The symmetrically arranged pavilions flanking the palace are identical buildings designed on a square floor plan with truncated corners, each of them containing one room with a vaulted ceiling of the barrel type; both pavilions are covered with two-tier hip roofs. The façade decorations follow the pattern set by the façades of the palace itself.

The Classicist outbuilding, erected in 1819 and currently serving as council housing, now retains only fragments of its original design, including the projecting middle section topped with a triangular pediment.

The remnants of the surrounding park are vestigial at best, with the avenue leading up to the palace being the most notable fragment of the original layout. The octagonal fortified tower, reconstructed in recent years, had once served as a garden pavilion.

The building is not accessible to visitors (private property). The palace may be viewed from the other side of the fence.

Compiled by Aleksandra Ziółkowska, 26-11-2015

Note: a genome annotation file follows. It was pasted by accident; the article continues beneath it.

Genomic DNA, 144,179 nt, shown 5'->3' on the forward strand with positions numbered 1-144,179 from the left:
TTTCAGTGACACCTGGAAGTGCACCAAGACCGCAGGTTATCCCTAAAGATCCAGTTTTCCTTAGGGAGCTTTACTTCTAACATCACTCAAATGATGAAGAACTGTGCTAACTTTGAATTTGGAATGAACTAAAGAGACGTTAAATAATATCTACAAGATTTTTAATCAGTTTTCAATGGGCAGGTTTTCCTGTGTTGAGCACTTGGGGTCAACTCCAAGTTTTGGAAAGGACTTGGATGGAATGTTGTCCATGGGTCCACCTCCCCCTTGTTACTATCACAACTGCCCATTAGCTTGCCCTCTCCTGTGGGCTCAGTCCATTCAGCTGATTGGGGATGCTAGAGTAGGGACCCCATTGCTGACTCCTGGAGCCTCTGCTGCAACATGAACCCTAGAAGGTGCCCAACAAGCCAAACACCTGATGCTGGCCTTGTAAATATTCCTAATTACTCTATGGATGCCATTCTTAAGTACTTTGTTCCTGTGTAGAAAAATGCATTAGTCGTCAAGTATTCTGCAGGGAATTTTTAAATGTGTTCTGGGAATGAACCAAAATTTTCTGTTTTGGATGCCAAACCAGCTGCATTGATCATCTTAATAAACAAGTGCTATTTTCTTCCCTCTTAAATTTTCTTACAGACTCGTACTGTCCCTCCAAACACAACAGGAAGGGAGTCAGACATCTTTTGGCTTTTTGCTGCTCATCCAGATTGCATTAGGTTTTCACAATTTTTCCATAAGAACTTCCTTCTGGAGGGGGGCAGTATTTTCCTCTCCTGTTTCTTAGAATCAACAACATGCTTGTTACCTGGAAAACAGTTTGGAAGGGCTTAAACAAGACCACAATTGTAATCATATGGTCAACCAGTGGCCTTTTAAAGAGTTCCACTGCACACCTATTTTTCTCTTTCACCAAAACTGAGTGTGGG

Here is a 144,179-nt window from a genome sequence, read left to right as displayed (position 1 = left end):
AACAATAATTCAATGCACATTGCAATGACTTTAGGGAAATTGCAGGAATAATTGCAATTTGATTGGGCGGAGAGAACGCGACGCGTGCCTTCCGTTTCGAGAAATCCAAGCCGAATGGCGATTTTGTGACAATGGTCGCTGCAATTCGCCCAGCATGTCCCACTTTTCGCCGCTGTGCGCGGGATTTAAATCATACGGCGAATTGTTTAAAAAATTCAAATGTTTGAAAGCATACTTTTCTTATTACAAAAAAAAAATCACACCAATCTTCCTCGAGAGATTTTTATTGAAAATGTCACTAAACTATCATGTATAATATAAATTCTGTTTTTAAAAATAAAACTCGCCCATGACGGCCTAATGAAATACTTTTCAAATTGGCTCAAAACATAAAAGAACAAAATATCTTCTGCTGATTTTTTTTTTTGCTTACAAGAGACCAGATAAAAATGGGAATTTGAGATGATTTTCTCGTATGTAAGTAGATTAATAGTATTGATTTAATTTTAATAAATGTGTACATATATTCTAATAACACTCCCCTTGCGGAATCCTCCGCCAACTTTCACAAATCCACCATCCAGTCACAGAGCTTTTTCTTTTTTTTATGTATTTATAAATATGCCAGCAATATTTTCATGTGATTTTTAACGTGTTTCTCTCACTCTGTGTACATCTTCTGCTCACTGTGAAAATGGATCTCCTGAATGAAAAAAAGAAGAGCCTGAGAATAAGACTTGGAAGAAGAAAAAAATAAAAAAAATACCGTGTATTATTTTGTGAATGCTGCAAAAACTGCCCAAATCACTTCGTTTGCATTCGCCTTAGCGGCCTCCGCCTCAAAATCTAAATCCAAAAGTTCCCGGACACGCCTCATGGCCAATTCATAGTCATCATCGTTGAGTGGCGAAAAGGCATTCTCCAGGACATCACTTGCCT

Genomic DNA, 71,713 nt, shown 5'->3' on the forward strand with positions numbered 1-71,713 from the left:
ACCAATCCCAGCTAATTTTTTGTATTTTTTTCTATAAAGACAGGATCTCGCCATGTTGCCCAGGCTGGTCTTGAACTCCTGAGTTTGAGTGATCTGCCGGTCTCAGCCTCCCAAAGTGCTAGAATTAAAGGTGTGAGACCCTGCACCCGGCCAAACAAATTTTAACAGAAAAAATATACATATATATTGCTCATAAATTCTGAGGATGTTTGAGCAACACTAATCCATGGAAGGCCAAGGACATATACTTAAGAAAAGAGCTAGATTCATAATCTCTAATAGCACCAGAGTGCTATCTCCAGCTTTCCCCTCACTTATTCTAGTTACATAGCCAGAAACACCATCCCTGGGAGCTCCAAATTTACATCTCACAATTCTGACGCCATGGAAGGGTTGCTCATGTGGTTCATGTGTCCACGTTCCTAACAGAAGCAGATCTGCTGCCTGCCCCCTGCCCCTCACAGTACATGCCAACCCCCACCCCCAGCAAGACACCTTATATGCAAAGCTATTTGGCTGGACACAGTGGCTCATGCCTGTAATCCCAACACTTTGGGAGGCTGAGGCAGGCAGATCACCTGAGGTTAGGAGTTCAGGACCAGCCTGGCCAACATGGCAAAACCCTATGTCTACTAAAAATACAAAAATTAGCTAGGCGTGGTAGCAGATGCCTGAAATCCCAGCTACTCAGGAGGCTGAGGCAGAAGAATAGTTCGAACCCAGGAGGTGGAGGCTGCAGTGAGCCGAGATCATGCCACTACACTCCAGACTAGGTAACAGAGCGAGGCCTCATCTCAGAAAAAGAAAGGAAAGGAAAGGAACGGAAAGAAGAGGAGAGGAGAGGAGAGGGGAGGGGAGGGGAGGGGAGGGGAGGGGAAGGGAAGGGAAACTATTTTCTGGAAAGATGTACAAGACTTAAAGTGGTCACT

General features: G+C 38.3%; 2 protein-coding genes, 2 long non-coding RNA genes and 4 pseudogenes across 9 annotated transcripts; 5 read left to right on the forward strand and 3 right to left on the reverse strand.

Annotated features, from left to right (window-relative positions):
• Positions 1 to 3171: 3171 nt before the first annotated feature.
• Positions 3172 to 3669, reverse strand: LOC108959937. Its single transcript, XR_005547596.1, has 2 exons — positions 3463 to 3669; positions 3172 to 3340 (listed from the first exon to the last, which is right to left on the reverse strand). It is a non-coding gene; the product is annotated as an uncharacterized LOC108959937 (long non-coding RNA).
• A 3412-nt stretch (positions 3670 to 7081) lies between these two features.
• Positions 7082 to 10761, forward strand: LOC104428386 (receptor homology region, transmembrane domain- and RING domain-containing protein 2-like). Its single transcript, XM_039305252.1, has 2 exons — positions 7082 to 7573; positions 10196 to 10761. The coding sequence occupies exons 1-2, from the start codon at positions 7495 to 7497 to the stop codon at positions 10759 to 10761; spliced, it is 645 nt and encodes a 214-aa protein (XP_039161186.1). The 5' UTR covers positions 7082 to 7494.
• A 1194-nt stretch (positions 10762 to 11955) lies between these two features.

Bibliography

  • Record sheets of monuments of architecture, Grabki Duże, Zespół pałacowy, Pałac, Oficyna, Baszta, Pawilon wschodni, Pawilon zachodni (Grabki Duże, palace complex, palace, outbuilding, fortified tower, eastern pavilion, western pavilion), prepared by A. Myślińska, 1997, Archive of the Regional Monuments Protection Office in Kielce
  • Katalog zabytków sztuki w Polsce, vol. III, issue 1, Warsaw 1954.
  • Lepiarczyk J., Architekt Franciszek Placidi, “Rocznik Krakowski”, vol. 37, Cracow 1966.
  • M. Karpowicz, Sztuka polska XVIII wieku, Warsaw 1985.

General information

  • Type: palace
  • Chronology: 1742 r.
  • Form of protection: register of monuments
  • Address: Grabki Duże 86
  • Location: Voivodeship świętokrzyskie, district staszowski, commune Szydłów
  • Source: National Heritage Board of Poland